MUSIC By Alex Greene
The Vibe of Old Memphis Dale Watson brings Dalevis to Hernando’s Hide-a-Way.
festival, devoted to “music with a prominent roots influence.” In keeping with that aesthetic, Hernando’s other star on the 16th will be none other than Jason D. Williams. If Williams conjures strong echoes of Jerry Lee Lewis, he too is an artist in his own right. The way Watson sees it, the unique identity that he and Williams embody is the point. “John Lennon said that ‘One’s inability to imitate their influences, that’s where originality lies,’” quips Watson. “Even with these Elvis tribute acts, when they’re trying to imitate Elvis, they have their own originality in their inability to completely imitate him.” Even those latter artists will have their moment at Hernando’s, when the club hosts “Images of the King,” a wellcurated show of Elvis tribute acts, from Saturday, August 11th, until Monday, August 15th. But what cinches Hernando’s claim to the Presley vibe is Priscilla Presley’s fondness for the place, ever since she dropped by the club in 2020. “It was on his birthday,” Watson recalls. “She’s been there several times since. And she’s gonna try to come in there that Tuesday [August 16th]. Of course I’m sure with that Elvis movie, things have been kicked up a notch, a little bit like they used to be. She’s got to play it by ear. But she likes the place a lot and she told us that it gives her the vibe of old Memphis.”
m e m p h i s f l y e r. c o m
own right, and his Dalevis repertoire mainly consists of originals. “My Dalevis set consists of songs I’ve written that were inspired by Elvis. And then I mix in Elvis songs as well.” Indeed, the songwriter confesses, Elvis is never far away from his music. “On the new record that I just cut in Nashville, I recorded ‘Nothingville’. Remember that song? Most people don’t because it was done in passing on the ’68 special. It’s just a snippet in a medley, and it’s only on that NBC ‘Comeback Special’ album [the 1968 RCA LP, Elvis].” No doubt that number will find its way into Watson’s set on the 16th, as well as other Presley tracks. Indeed, all of The King’s output falls neatly into what Watson calls the “Ameripolitan” sound. “The good thing about Ameripolitan is, it not only covers rockabilly and Elvis’ early stuff, but also the honky tonk stuff he did in the later years, like his country hits. There’s even some covers Elvis did that he made his own, that we play, too. Like ‘Good Time Charlie’s Got The Blues.’ His version is my favorite recording of that song.” For Watson, that mix of genres is true to the spirit of this city. “Memphis in general fits that whole thing,” he says. “Memphis has it all. And of course during Elvis week, we’re going to be promoting Ameripolitan coming up in February.” That’s when Hernando’s will host the Ameripolitan Music Awards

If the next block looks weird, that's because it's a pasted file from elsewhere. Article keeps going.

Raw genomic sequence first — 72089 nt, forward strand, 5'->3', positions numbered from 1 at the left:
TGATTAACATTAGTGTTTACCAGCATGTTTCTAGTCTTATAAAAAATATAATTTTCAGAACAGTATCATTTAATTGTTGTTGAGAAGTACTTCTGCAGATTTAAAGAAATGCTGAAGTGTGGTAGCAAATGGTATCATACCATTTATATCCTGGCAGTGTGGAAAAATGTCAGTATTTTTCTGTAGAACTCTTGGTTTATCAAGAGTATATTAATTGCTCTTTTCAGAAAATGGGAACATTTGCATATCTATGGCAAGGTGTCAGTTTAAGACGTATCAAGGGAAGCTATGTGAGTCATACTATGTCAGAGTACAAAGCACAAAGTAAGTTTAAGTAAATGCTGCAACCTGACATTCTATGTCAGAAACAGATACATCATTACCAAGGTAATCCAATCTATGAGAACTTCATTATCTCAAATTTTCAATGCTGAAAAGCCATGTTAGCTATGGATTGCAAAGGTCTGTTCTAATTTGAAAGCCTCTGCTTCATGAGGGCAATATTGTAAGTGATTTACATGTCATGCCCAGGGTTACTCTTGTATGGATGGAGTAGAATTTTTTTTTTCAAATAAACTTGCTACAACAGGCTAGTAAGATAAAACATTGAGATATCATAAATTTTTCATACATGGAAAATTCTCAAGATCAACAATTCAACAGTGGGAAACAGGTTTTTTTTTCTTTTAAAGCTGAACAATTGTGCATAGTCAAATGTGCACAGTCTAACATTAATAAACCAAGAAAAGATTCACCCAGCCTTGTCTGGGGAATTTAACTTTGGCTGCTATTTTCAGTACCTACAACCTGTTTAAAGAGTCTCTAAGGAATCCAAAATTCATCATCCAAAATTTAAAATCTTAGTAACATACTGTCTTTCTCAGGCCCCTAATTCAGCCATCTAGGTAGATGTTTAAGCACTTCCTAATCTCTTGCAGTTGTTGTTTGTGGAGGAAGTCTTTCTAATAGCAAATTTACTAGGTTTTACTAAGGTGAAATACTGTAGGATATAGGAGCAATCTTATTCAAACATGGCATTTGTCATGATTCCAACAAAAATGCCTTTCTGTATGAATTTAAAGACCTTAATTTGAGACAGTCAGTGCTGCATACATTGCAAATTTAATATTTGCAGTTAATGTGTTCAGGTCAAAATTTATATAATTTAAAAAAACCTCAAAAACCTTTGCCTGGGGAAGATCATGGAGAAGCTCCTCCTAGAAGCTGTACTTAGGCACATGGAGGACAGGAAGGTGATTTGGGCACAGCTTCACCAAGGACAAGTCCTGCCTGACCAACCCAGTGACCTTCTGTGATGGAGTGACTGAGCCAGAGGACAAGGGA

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ne of the greatest ironies of Elvis Week in Memphis is that the joint most likely to conjure up the vibe of The King’s reign here is a place Elvis Presley almost never visited. But don’t think less of the place for it: That was just because it was a bar. “Priscilla [Presley] said Elvis and the Memphis Mafia never went there because Elvis didn’t like anybody drinking. He didn’t really go in there after the ’50s,” says the bar’s co-owner, singer/songwriter/guitarist Dale Watson. Of course, that’s a dead giveaway that we’re talking about Hernando’s Hide-a-Way, just a mile or so up Elvis Presley Boulevard from Graceland. Since its soft reopening in late 2019, Watson has helped captain the club that was a legendary hangout for nearly every other Memphis musician except Elvis, and in so doing, has helped keep the spirit of Elvis alive there. That’s partly because, as Watson freely admits, “I’m such an Elvis fanatic.” That will be most apparent on August 16th, the precise anniversary of The King’s death, when Watson takes to the Hernando’s stage to perform numbers from his 2014 album, Dalevis, as well as from a much earlier selfreleased EP of the same name. But don’t expect the singer to become a “tribute act”: Watson is an artist in his
PHOTO: MATTHEW VLACHOS
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August 11 - 17
An exhibition that explores the variety of swag birthed from Black culture through the ability to remix and reinvent oneself and the meaning of the world around them. Through Oct. 15. TONE
“Memphis Proud: The Resilience of a Southern LGBTQ+ Community”
Explore the history and culture of Memphis’ LGBTQ+ community. Through Sept. 26. MUSEUM OF SCIENCE & HISTORY
ART HAP P E N I N G S
“Art of a Scientist” Opening Reception
Opening reception for exhibition of recent works by Dr. Gopal Murti. Friday, Aug. 12, 5:30-7:30 p.m. CHURCH HEALTH
“This Is Not My Beautiful House” Opening Reception
Opening reception for exhibition of paintings by Will Ferguson. Friday, Aug. 12, 7-11 p.m. SERAPHIM GALLERY
B O O K EVE N TS
Kimberla Lawson Roby Book Signing
A spectacular night with Kimberla Lawson Roby discussing her newest release, Sister Friends Forever. Monday, Aug. 15, 6 p.m. BARNES & NOBLE
C O M E DY
Desi Banks is an actor, comedian, and cultural influencer based out of Atlanta. $55. Friday, Aug. 12-Aug. 14. CHUCKLES COMEDY HOUSE
Drafts and Laughs at Memphis Made
Presenting some of the best stand-up comedians from the Mid-South free of charge!
FO O D A N D D R I N K
MEMPHIS MADE BREWING COMPANY
Cold Supper, Hot Whiskey, and a Touch of Fever
COM M U N ITY
Enjoy a whiskey tasting and food pairing suited to the sultry summer nights. $60. Friday, Aug. 12, 6-9 p.m.
ReStore Blitz Night
Spend a fun night at the ReStore, processing donations, staging furniture, and restocking the floor. Sandwich boxes and drinks will be provided. To sign up, contact mthornton@ memphishabitat.com. Tuesday, Aug. 16, 5:30-7:30 p.m.